On Tara McKelvey’s Monstering: Inside America's Policy of Secret Interrogations and Torture in the Terror War
John R. Guthrie
I found Tara McKelvey's Monstering thought provoking; well written, interesting and well-sourced enough to write a review in hopes of expanding the readership of her work.
We do not torture!
--George W. Bush
When I use a word, Humpty Dumpty said in
a rather scornful tone, it means just what
I choose it to mean, neither more nor less.
Mohammed Rahman (a pseudonym), naked except for the plastic sandbag that hooded him, was forced to run blindly back and forth so as to repeatedly collide with another prisoner. When he slowed, his inquisitor grabbed the loose fabric of the hood and knocked Rahman’s head against that of the other detainee. Rahman finally collapsed. Interrogators then surrounded him and kicked him repeatedly while laughing and joking. The blows to the kidneys proved particularly painful.
The beatings continued, with some variations. Rahman came to know his interrogators by their methodology: the one who worked with cold water - pouring it on his skin after he was dehydrated, then watching him lick the drops off. There was the woman, reminiscent of Sade’s evil Juliette, who exposed her breasts and simulated sex to entice him to talk. Then came the interrogator with a boom box and a CD of a child screaming and crying over and over, “Daddy help me. Save me!” played at top volume next to his ear.
Rahman, the father of three small children, was in "The Black Room,” a windowless room so called because all walls and ceilings were painted black. The location was Camp Namas, a facility near Baghdad’s airport staffed by both U.S. military and CIA personnel.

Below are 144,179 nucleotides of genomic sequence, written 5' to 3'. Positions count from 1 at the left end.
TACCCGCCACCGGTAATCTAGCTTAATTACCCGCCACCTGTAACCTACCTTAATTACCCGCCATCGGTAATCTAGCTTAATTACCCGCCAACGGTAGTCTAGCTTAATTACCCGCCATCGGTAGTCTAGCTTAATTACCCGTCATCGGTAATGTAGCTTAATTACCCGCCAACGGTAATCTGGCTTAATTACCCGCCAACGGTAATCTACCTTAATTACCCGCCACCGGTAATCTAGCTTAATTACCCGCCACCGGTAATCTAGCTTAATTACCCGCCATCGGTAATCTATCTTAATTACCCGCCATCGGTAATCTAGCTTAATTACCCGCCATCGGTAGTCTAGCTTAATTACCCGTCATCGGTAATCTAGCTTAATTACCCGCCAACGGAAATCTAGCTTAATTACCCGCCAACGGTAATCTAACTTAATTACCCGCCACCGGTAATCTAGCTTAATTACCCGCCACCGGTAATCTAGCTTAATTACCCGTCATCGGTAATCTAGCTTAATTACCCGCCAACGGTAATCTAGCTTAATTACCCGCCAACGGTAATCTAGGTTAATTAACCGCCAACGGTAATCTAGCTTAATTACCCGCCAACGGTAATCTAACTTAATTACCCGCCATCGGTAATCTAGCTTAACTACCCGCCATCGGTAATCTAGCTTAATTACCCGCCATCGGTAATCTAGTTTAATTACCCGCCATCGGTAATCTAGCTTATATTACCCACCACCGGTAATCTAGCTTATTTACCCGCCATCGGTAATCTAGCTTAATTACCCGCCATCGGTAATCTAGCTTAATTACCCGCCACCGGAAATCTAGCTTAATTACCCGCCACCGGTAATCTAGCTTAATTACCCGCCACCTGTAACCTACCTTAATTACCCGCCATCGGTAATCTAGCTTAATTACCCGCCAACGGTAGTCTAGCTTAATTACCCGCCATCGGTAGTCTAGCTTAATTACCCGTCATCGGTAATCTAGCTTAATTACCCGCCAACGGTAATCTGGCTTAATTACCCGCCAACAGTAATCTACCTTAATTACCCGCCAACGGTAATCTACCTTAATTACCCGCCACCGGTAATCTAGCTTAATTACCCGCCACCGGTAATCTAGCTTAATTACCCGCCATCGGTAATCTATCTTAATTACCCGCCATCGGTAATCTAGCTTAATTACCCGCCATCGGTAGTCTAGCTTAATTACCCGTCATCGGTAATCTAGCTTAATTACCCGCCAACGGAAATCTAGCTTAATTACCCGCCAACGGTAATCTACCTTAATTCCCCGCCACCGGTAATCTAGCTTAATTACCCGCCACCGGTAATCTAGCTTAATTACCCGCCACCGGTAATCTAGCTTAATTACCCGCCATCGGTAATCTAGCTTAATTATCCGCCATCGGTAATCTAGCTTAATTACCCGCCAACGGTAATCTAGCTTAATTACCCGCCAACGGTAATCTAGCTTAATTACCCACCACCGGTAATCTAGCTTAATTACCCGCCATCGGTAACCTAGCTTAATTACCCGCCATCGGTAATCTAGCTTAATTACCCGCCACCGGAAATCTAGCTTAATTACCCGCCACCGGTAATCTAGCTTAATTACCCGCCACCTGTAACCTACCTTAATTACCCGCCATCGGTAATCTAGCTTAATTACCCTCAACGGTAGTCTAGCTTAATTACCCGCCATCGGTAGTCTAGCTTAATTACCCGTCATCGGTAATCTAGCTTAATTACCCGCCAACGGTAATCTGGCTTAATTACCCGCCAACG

The information demanded of Rahman concerned those elusive “Weapons of Mass Destruction.” Eight days after US soldiers arrested Rahman, he was taken from the camp to a “nondescript location near the (Baghdad) airport” and abandoned. He managed to make his way home where he found his terrified wife and children. His elderly father was dead due to being shot in the back of the head three times at close range during the initial raid. The house, to include a precious electrical generator, was trashed.
Several days after his homecoming, an army colonel arrived with a fleet of Hummers that blocked the street. “We’re sorry for what happened,” the officer said. “We got some bad information.” At the urging of his family Rahman showed the officer his leg. “The officer," Rahman said, “Sucked in his breath on seeing a limb so bruised and swollen so as to be near unrecognizable.”
Tara McKelvey, the author of Monstering, is a senior editor at American Prospect and a contributing editor of Marie Claire. She is also a research fellow at NYU School of Law’s Center on Law and Security. Monstering is diligently researched and documented, the writing clear and lucid. After reading this compelling work, it is difficult to dismiss such incidents as the above as being the isolated acts of a few junior enlisted personnel or something that no longer happens as some apologists maintain.
On reading Monstering, it’s not just the continued appeal to that decrepit and fatuous old canard about that non-existent ticking bomb justifying tormenting or maiming someone or beating them to death that is off-putting re the torture of others. It’s not just that torturing people is wrong; that it damages the torturer as well as the tortured. It’s not just that torture is contrary to the best in our political and religious traditions and ipso facto un-American. It is more so that it endangers our sons and daughters in the military, that it ultimately serves only the interests of those twisted souls who take pleasure in the pain of other creatures, that it also contaminates and distorts needed intelligence and is thus is so ineffably, tub-thumping, moon-howling counterproductive as to beg description.
Monstering: Inside America's Policy of Secret Interrogations and Torture in the Terror War by Tara McKelvey. New York, Carol and Graf Publishers, 2007. 252 pp.
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